Of course, in many situations only name-brand drugs are available. Drugs like Viox (a treatment for arthritis that just recently came out in early 1999), for example, are patented by the drug manufacturers. Pharmaceutical companies are making decisions on how much society would value these services, and setting the price based on their evaluations.

So, What’s an Employer to Do?

One method employers are exploring, but have failed to embrace en masse, is a disease- management approach. HMOs offer programs that contain basic, low-cost health care to employers to cover most employees, but in addition, they provide custom-designed programs for employees who suffer from various chronic diseases, such as diabetes. As a result, the employer is eliminating unused or unnecessary costs that the company, as well as the majority of the employees, need not pay.

And to address rising prescription drug costs, many employers are carving out prescription benefits and offering them separately. Both Sterling and Cigich agree that if possible, entering into a three-tier system might seem advantageous. There are three types of prescription drugs: generic, formulary, and non- formulary. In a three-tier system, “employees will pay the least for a generic drug, more for a brand-name drug on a formulary list, and the most for a brand-name drug that is not on a formulary list,” says Cigich. This, in a sense, changes the “behavior” of employees when they choose their medications, thus encouraging them to opt for the least expensive, generic drug, if possible.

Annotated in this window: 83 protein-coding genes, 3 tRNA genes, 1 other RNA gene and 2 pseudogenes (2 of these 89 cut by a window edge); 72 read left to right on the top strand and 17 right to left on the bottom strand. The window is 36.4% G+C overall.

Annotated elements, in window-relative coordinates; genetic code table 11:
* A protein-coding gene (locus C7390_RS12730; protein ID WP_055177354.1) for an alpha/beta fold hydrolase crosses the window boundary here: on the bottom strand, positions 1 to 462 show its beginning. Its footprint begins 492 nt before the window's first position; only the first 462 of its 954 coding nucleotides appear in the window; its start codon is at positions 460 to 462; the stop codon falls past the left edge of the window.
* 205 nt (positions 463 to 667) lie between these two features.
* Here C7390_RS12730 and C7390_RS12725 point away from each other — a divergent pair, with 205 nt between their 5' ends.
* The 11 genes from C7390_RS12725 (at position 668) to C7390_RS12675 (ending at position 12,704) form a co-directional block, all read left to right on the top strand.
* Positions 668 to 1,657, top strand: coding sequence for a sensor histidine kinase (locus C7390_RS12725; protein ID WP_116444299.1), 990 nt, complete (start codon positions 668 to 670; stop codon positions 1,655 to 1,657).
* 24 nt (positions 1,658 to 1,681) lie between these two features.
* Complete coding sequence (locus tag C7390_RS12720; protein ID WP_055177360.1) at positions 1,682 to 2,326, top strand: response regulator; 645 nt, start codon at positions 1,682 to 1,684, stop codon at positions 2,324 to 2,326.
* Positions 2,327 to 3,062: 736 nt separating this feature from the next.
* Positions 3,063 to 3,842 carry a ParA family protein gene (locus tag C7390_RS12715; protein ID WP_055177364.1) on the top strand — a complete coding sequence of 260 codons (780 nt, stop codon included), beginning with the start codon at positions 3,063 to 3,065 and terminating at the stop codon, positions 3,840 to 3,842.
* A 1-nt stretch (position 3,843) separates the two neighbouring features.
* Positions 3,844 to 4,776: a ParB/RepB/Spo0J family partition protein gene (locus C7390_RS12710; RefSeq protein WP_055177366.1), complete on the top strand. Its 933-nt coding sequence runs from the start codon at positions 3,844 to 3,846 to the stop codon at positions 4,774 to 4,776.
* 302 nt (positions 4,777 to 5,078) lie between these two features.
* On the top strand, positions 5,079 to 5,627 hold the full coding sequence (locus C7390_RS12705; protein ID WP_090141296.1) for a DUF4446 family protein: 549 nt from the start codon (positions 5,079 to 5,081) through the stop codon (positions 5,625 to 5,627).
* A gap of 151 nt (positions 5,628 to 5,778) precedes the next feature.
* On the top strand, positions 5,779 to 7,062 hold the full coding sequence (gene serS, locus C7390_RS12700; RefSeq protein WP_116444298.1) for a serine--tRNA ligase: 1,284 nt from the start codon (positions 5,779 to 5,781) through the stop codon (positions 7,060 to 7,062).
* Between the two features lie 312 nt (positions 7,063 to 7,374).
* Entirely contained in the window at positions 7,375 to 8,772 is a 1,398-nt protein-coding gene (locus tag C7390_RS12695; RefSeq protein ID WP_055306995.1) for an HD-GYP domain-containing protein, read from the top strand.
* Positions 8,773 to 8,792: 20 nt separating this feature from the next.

Increasing co-payments for physician visits, as well as limiting employees to a single network of physicians can also keep costs down. Of course, it also depends on the company’s financial situation, and the benefit it wants to offer.

Internet auctions, though in their infancy, could be another solution to spiraling health care costs. Hewitt unveiled an Internet-based HMO auction program in July that it claims has already saved $3.5 million for participating employers.

Some employers are also setting up what are called medical spending accounts for their employees. Similar to a 401(k), these plans enable employees to take a certain percentage out of their paychecks and place it in an account reserved for medical purposes. However, while this may save the employer money, it could also backfire, because employees may avoid going to the doctor in order to save more money.

Unfortunately, there is no surefire solution to defeating increasing healthcare costs, especially with prescription drugs. Employers need to hang in there but also be aware that they are not stuck to one specific type of coverage. And some experts warn of cutting back on benefits to deal with rising costs. “A happy work force is a productive work force,” says Cigich.